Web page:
We would like to congratulate our Anthropology MA and Sociology MS graduates as well as our Sociology PhD Spring 2020 graduates. We wish them the best of luck as they venture into their next endeavors.
Sociology PhD graduates
Tessa Permut’s dissertation “Urban Planning, Revitalization, and the Reproduction of Inequality,” focuses on urban planners and the attitudes, processes, and ideologies that underlie their revitalization practices in low-income neighborhoods. By bringing sociological theory to bear on the field of urban planning, this project challenges the assumed impartial and constrained practices of urban planning professionals. As a whole, Tessa’s dissertation demonstrates the relevance of race, class, and the political economy to urban planning in the new era of urban housing demand. Doing so, it provides opportunities for a more efficacious, inclusive approach to urban planning. Tessa will be participating in a clinical internship working as a therapist at a facility for those experiencing severe mental health issues – the final requirement for her other degree in clinical mental health counseling. After that, Tessa plans to take the licensing exam and practice independently with men struggling with trauma, addiction, violence, and sexual compulsion issues.
Virginia Riel’s dissertation “When Charters are the Choosers: A Supply-Side Analysis of Charter School Choice,” examines the recruitment of prospective families to three different charter schools with varied organizational structures. Her research contributes to the literature on charter school choice by analyzing school personnel decisions as well as their interactions with prospective and current families, understanding these as the supply-side of school choice. She found that the ways in which personnel locate charter schools and draw from surrounding areas, market charter schools, and build expectations for parents shape how families gain access to charter schools.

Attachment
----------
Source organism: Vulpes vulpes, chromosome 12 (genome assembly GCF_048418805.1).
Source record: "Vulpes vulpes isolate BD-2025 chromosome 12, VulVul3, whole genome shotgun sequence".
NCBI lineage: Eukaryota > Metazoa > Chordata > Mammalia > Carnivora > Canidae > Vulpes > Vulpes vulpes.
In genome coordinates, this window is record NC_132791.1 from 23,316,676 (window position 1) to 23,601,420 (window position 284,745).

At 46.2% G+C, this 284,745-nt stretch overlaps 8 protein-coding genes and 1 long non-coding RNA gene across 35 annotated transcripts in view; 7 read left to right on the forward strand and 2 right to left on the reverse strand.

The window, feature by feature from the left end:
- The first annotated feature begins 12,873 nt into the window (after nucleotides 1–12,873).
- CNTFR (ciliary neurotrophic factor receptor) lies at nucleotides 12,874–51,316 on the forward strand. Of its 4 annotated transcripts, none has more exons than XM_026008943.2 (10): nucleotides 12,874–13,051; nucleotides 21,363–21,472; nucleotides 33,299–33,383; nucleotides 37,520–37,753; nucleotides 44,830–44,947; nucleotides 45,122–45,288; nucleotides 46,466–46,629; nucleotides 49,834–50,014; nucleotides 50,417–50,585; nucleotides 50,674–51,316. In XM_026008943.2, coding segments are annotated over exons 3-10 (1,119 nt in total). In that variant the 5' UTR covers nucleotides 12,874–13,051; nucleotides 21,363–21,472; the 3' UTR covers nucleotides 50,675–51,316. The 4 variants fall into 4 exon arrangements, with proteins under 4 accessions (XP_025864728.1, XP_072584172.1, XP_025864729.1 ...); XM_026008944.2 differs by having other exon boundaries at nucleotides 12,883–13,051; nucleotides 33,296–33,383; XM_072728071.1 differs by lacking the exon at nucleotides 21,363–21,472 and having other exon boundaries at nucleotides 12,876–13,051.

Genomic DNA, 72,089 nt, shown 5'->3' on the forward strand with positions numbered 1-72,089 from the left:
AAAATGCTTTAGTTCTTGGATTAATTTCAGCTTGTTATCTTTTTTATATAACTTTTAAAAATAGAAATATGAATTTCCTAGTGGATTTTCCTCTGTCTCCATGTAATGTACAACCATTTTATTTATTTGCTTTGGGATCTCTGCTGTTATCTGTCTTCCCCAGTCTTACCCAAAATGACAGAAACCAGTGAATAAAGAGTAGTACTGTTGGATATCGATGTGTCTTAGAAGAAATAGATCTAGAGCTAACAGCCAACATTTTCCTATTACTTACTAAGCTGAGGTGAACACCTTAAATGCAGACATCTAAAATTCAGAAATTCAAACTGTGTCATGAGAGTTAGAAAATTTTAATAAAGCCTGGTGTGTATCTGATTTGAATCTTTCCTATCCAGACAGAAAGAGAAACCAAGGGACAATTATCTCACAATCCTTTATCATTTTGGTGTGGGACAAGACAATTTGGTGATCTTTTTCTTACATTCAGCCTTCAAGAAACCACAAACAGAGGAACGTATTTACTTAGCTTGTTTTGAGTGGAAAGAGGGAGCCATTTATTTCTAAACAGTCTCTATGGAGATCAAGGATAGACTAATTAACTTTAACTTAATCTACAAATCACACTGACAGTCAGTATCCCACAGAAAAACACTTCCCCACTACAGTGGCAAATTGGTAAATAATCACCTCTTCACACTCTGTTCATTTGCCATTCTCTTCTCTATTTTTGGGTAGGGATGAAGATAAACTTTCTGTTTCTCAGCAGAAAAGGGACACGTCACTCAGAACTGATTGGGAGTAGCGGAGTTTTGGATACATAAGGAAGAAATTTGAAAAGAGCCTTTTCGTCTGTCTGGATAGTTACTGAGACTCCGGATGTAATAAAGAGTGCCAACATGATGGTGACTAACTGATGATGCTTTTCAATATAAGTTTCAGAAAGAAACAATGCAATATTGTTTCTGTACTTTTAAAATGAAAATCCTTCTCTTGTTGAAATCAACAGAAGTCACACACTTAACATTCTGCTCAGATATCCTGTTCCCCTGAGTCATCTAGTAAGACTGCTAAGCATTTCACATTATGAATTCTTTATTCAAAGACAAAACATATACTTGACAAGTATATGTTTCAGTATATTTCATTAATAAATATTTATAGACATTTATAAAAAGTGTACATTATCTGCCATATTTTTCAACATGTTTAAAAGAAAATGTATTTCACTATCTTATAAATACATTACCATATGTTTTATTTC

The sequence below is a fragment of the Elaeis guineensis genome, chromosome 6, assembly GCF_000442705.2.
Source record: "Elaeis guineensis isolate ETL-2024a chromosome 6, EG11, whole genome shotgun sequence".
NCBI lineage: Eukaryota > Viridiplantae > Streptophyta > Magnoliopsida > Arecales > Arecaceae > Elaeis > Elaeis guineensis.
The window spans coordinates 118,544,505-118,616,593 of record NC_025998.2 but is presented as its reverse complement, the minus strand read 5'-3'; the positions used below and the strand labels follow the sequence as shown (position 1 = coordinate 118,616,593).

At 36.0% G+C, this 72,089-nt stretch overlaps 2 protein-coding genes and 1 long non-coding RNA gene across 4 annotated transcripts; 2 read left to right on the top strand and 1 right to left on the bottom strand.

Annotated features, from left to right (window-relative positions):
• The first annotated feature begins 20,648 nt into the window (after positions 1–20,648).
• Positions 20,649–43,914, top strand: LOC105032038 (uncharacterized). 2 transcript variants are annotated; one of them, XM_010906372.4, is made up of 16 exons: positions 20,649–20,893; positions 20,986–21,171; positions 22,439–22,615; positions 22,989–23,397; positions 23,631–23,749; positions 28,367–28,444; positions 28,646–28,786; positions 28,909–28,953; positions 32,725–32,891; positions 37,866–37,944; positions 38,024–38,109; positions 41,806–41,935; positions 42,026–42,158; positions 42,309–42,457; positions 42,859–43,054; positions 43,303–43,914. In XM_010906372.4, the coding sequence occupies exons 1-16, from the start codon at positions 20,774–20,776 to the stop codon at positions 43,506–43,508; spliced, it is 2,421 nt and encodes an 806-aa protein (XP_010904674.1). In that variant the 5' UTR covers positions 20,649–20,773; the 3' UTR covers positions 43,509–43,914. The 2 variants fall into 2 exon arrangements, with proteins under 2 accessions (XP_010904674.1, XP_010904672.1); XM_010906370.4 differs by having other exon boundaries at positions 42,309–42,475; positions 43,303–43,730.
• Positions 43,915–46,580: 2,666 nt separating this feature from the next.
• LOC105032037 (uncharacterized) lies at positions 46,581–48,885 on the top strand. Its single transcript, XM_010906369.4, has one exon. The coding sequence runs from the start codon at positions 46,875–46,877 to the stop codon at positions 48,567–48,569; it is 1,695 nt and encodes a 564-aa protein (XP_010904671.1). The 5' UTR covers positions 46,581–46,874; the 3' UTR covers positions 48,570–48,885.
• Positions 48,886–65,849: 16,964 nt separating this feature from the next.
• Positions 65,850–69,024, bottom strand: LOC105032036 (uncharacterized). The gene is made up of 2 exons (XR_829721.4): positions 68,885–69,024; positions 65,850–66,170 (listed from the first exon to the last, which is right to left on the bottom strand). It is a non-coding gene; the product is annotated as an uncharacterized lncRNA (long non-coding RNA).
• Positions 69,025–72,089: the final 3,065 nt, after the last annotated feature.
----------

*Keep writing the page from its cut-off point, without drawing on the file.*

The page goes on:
Karen Wirth’s dissertation “The Career Cost of Children: A Life Course Perspective of the Gender Gap in Occupational Status,” analyzes the effects of parenthood on occupational status. By highlighting and identifying variation in the effects of children on occupational status and occupational trajectories by gender and occupational category, her findings further add to the understanding of the costs of children to parents careers, provides valuable insights into the ways children shape parents’ careers, and reveals inequalities embedded in workplace practices. She plans to teach locally as well as explore additional academic and non-traditional opportunities.
Sociology MS graduates
Alex Bailey’s thesis, “Fatherhood Under Fire: How Men of the Father’s Rights Movement Establish Themselves as Creditable Men and Victims” analyzes how the Fathers’ Rights Movement (FRM) capitalizes on modern models of fatherhood that conceptualize fathers as active participants in their children’s lives. The men of this social movement believe that mothers are unfairly awarded child custody in the majority of family court cases, and the courts, along with ex-partners, consistently devalue the role of men and fathers in larger society. It also examines the rhetorics the men use in these forums and how the men rely on the ideology of the Men’s Rights Movement to claim identities as good men and good fathers, and as genuine
victims, without discrediting themselves as weak men or whiners.
Taurean Brown’s thesis “Adopting The Black Radical Perspective: An Analysis of Autobiographical Accounts” examines the autobiographical accounts of Black radical activists who ascribe to a worldview that Black inequality, injustice, and discrimination is a product of the very structure of U.S. society, particularly capitalism. Taurean corroborates current theory and findings on how people use accounts to shift the meaning attached to things, and how cultural environments shape these accounts. He plans to continue his research as a Ph.D. candidate within our department.